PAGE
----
The Value of Trust Badges: Driving Customer Confidence and Conversion with Ecommerce Security Logos
They may look a little unsightly on your carefully crafted ecommerce site, but trust badges play an important role in helping you to gain the trust of your customers. They help you to build credibility among your audience and, depending on which seal(s) you choose to display, you can reassure customers that their transactions are secure, their privacy is protected, and that the site itself is safe from hackers – making for worry-free online shopping for them and more sales for you.
The argument in favour of displaying ecommerce security logos is clearly very strong. But which trust badges are the most trusted and therefore most likely to convert visitors into buyers?
Baynard conducted a survey on site seals in 2013. The institute asked US shoppers: ‘Which badge gives you the best sense of trust when paying online?’ While 1,224 respondents answered that they did not know or had no preference, 35.6% of the 1,286 respondents that did answer chose Norton, 22.9% chose McAfee, while TRUSTe came in third (along with BBB) with 13.2%.
Let’s take a closer look at three of the most popular trust badges and what they actually represent when displayed on an ecommerce site.
The Norton Secured Seal, which gave survey respondents the greatest sense of trust when paying online, provides reassurance to customers that the website displaying the badge has the best security practices in place. The Norton seal also verifies that the website is validated as a legal business entity, uses top-level encryption technology to protect transactions, and conducts daily scans for website malware. Seal-in-Search technology puts the Norton Secured Seal next to your link in search results on enabled browsers and partnering websites. According to research conducted by Symantec, 94% of consumers are likely to continue an online purchase when they view the Norton Secured Seal during the checkout process, more than other seals or when no seal is displayed at all.
Websites that display McAfee Secure ─ the seal that respondents chose as giving them the second highest ‘sense of trust’ in Baynard’s research ─ have been scanned and verified as secure by McAfee. The seal indicates that the site will protect customers from identity theft, credit card fraud, spam and other malicious threats, and provides reassurance that a valid SSL certificate is in effect. McAfee Secure sites also benefit from the seal appearing next to their results in the search engines, giving the customer confidence that the website is secure. On its website, McAfee presents the success of candy company Jelly Belly as an example of what businesses displaying its security seal could achieve: a sales increase attributed to showing the certification mark of 6.42%, with Jelly Belly projecting an annual return on investment of just shy of 2,400%.
In joint third place was the TRUSTe Certified Privacy Seal, which reassures customers that the business adheres to privacy best practices regarding the collection and use of personal information on its website and apps. If you see the TRUSTe Certified Privacy Seal on a desktop or mobile website, the company operating the site has met the privacy certification requirements established by TRUSTe. The certification process, according to TRUSTe, helps ensure the business is transparent about what information they collect and how they use the information; the business provides the customer with control over what information they collect and how they use that information; and the business is accountable to the practices it outlines in its piracy policy statement.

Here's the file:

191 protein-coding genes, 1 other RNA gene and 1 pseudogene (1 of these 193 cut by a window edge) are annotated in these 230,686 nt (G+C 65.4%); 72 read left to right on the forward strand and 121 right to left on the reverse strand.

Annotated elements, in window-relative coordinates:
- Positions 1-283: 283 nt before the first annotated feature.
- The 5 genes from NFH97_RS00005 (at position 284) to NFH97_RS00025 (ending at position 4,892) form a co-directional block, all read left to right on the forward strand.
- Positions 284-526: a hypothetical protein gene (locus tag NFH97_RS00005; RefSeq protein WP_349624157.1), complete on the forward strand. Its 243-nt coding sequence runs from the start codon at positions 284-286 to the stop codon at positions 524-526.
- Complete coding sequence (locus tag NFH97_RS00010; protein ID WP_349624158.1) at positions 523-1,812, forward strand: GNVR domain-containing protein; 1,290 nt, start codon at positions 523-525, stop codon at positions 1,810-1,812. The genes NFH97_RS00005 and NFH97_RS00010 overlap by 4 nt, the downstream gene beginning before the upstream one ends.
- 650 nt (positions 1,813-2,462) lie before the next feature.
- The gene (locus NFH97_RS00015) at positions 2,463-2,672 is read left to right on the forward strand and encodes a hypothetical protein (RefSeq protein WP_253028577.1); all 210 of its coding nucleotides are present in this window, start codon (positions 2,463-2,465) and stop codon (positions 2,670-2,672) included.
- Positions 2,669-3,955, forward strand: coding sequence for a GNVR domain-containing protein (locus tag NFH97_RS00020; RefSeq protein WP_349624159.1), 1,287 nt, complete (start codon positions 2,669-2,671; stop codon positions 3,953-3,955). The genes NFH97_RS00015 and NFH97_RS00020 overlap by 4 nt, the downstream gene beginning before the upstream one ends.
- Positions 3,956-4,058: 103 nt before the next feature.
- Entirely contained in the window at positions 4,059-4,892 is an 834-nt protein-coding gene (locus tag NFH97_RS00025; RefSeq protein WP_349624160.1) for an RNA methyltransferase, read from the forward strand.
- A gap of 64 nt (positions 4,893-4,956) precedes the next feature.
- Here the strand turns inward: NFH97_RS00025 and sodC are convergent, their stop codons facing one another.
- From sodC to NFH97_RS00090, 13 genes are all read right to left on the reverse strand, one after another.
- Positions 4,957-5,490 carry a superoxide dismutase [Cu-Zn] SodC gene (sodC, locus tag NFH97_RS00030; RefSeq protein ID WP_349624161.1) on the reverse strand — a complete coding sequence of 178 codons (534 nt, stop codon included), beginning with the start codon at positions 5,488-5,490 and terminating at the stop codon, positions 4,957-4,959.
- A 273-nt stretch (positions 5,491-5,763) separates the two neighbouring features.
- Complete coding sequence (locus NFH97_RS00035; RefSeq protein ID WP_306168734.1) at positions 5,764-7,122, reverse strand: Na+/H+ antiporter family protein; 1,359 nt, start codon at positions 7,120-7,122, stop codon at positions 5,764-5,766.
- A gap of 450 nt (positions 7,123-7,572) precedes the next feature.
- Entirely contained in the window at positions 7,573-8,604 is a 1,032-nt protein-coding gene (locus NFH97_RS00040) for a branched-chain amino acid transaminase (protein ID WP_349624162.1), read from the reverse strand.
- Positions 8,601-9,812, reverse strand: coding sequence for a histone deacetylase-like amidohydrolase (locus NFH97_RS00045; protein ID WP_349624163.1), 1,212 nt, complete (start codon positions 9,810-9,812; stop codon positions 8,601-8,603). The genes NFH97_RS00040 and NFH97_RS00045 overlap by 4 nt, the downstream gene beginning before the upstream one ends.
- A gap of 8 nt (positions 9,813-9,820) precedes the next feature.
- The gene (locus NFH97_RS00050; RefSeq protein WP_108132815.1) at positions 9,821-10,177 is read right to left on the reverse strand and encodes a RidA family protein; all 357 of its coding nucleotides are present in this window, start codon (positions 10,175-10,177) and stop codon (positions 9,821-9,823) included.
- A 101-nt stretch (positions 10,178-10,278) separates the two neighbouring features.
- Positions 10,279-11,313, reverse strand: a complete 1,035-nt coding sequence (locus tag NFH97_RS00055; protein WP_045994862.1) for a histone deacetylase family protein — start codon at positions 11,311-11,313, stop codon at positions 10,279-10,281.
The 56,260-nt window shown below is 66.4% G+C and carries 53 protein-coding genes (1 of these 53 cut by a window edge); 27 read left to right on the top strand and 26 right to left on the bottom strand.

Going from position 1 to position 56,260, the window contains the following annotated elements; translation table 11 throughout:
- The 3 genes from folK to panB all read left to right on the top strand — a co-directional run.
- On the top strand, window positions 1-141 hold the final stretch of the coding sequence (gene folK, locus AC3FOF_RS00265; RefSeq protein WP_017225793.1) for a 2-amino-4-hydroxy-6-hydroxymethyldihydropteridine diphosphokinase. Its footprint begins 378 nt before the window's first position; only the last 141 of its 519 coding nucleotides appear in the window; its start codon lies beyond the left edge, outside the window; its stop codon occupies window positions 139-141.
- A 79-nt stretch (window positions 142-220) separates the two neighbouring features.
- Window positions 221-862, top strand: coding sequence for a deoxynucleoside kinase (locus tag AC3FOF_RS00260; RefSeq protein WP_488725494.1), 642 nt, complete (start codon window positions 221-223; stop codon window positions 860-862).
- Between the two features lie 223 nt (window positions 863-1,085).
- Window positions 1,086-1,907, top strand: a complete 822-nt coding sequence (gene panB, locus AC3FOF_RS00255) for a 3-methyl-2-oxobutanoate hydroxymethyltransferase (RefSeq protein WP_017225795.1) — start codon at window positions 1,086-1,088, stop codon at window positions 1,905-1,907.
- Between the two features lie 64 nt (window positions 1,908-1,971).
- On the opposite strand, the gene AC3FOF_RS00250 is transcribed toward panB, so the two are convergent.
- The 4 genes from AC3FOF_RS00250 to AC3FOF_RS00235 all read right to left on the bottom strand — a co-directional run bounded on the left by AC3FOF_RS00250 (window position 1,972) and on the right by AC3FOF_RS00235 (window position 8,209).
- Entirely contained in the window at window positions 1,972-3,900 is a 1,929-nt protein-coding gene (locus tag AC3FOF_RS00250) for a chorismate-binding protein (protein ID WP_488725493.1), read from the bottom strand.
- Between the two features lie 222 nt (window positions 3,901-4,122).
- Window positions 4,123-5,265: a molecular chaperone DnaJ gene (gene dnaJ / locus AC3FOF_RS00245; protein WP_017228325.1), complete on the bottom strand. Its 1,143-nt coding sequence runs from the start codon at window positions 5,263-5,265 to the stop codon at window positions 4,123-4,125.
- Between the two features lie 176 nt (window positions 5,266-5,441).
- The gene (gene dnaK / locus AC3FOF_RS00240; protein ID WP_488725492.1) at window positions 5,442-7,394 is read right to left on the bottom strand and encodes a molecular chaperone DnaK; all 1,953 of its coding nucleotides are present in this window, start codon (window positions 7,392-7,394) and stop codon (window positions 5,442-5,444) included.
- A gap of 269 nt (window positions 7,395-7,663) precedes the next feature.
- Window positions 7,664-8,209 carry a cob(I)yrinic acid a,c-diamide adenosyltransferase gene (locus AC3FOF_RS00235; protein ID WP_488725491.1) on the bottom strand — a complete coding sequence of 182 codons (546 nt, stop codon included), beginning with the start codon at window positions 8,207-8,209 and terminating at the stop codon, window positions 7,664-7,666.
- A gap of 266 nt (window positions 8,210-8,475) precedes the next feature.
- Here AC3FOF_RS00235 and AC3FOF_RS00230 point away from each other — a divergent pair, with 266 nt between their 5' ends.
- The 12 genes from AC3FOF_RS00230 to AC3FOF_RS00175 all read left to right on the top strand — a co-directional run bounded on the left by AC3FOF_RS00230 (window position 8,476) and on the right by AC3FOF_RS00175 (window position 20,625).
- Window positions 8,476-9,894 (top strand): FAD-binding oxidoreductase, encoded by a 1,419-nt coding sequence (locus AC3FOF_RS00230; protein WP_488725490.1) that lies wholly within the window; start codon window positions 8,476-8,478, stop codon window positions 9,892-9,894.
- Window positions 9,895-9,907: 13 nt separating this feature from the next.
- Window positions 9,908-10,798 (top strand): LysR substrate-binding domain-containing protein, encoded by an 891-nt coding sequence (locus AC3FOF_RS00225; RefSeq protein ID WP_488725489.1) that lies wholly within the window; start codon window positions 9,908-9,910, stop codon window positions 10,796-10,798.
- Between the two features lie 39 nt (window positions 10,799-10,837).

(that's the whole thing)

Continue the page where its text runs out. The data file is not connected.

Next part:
The Baynard research concludes that if you only want to display one ecommerce security logo on your site, it’s a good idea to opt for Norton as it generates the highest sense of security among customers shopping online. However, it suggests that covering all the bases could be worth the investment in terms of encouraging conversions: a Norton SSL seal to indicate an encrypted connection; a McAfee seal to indicate a clean, non-infected ‘hacker-safe’ site; and a TRUSTe seal for establishing trust in consumer relations.
They might not be the prettiest of icons and can stick out like a sore thumb on some more stylish websites. But given the confidence, credibility and conversion benefits they generate, the fact that they do stick out is their best feature rather than their worst.
Other badges of honour
Aside from security and privacy seals, there are a couple of other forms of ‘trust badge’ that can help build confidence among your customers.
Google Certified Shops
Companies that display the Google Certified Shops logo have been endorsed by Google as being a ‘great place to shop’. Google grants this badge to sites that prove that they’re fast and reliable shippers with a record of positive customer feedback. When customers are on your website they can hover over the badge, which will then display your customer rating and shipping record.
Create your own
‘Homemade’ trust badges cost next to nothing to produce but can drive significant conversions. ‘100% Money-Back Guarantee’ badges, for example, can be a low-cost way to bring attention to, and build trust in, your company.
Primary image credit: nasirkhan via Shutterstock